Thursday, November 8, 2012


I often post about non-ferns here, especially if I have particularly nice flowering plant photos I'd like to share, but today we shift to another lineage entirely: the often overlooked lycophytes! Lycophytes used to be called "fern allies" because the relationships between these two and the other groups of land plants weren't well understood. Now we know that lycophytes are the sister group to ferns plus angiosperms and gymnosperms, meaning that ferns are more closely related to conifers and flowering plants than they are to lycophytes. Lycophytes are equally related to all three, because they share a common ancestor with all of those three groups, before their three lineages diverged. Here's a family tree of the major land plant lineages that might clarify things:

(UPDATE, 8/6/13: Since posting this phylogeny figure over a year and a half ago, I've seen several colleagues use it in talks. I'm tickled by this, but it has also made me uneasy about the lack of attribution here for the images I used in the figure. I scavenged all seven of the images from the internet, and at this distance I've been unable to relocate the liverwort, hornwort, and lycophyte drawings; I think I recall that they are old enough to be in the public domain. Here is all the information I have about each of the other drawings and where I found them, and I am grateful to all of these artists for their wonderful work. Mosses: Moss, Watercolor, by Maria Alice De Rezende, BrazilFerns: Polypodium vulgare, Illustration from Scandinavian Ferns by Benjamin ├śllgaard and Kirsten Tind, Rhodos, 1993Gymnosperms: Pseudotsuga menziesi, by Brigid Edwards, Shirley Sherwood CollectionAngiosperms: Clematis 'Cezanne', watercolor, Karla Beatty.)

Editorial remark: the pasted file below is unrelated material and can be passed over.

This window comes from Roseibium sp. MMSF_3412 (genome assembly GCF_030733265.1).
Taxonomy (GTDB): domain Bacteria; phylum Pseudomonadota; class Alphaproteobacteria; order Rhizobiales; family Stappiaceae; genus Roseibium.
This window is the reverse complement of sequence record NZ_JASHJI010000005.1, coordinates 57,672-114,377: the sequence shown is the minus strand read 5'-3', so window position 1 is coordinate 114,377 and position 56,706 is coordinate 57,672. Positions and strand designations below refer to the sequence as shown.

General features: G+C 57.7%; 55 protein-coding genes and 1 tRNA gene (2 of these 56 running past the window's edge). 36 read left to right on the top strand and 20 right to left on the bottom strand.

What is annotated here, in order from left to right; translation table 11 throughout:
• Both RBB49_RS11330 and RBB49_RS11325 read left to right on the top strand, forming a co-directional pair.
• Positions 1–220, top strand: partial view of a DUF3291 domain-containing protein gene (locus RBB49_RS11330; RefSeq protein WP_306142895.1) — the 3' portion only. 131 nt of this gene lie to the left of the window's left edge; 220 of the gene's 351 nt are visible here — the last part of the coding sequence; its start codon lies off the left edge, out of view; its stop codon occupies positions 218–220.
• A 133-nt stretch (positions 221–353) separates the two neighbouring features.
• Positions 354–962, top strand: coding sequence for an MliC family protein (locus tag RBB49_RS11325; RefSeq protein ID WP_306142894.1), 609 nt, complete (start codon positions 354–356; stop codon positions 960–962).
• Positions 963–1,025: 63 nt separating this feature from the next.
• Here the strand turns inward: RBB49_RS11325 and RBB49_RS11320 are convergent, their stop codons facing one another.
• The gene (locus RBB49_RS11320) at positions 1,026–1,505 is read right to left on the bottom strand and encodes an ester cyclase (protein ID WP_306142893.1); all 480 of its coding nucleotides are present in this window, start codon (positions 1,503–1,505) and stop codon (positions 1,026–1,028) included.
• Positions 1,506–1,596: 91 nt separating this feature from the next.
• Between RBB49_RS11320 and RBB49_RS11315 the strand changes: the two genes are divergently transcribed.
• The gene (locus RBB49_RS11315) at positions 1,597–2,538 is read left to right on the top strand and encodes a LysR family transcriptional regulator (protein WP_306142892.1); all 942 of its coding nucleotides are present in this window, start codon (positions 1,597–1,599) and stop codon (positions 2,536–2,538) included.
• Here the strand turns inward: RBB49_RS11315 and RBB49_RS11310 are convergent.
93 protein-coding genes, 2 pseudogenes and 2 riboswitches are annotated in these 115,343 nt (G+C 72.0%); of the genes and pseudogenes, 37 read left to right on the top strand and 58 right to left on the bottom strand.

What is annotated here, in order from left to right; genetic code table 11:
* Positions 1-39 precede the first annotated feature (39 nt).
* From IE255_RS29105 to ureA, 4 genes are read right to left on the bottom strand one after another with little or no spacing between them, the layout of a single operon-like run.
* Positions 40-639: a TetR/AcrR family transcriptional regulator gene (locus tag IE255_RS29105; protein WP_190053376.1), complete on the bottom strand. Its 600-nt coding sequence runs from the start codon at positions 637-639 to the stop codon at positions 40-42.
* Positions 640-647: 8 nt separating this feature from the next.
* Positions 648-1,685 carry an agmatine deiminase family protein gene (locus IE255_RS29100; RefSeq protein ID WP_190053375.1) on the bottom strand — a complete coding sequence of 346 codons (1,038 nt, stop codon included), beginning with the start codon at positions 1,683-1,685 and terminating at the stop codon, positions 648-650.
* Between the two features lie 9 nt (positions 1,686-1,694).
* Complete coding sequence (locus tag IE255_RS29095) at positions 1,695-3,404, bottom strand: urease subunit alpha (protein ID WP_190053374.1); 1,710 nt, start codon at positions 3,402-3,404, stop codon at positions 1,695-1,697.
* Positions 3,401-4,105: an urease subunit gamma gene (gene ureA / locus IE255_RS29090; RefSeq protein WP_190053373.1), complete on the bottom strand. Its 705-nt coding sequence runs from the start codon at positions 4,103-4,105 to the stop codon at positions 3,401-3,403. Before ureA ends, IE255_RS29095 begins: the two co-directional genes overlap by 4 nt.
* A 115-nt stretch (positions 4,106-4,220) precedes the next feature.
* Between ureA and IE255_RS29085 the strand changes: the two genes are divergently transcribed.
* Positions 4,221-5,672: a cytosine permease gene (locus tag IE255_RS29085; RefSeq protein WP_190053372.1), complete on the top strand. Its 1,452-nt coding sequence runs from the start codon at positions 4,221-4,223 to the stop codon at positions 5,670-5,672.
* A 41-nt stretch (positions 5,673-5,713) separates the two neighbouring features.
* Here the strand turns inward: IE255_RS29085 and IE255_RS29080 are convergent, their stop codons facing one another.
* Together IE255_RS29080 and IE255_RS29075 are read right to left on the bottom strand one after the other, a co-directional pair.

On our field trip to Organ Pipe a few weeks ago, we were after lycophytes, particularly members of the genus Selaginella. These are often called "resurrection plants" because of their ability to dry down when water becomes scarce and then rapidly rehydrate when the rains return. Here's a great video, made by a fern colleague, Fernando Matos, showing a Selaginella "coming back to life":

The ones that we found haven't quite gotten to resurrecting yet... it's pretty dry out there right now. You might not notice them at first, because they're quite diminutive and rather crinkly and dried up, but once you know what to look for, you'll find that you're surrounded by a carpet of Selaginella in many of the rocky, desert-y areas around here. The lower photos here demonstrate that:

This is the type of habitat we found these guys in, rocky upslope and surrounded by various grasses, cacti, cholla, and other typical desert plants:



Susan said...

Your phylogeny is mislabeled; hornworts and liverworts need to be switched (pictures are correct).

Emily said...

Eep! Thanks Susan! They got flipped around when I was label-making in Illustrator :) Thanks for the catch! I've updated the figure in the post and it's now correct.

The Phytophactor said...

Selaginella - oldest living genus of vascular plants; now that's pretty cool.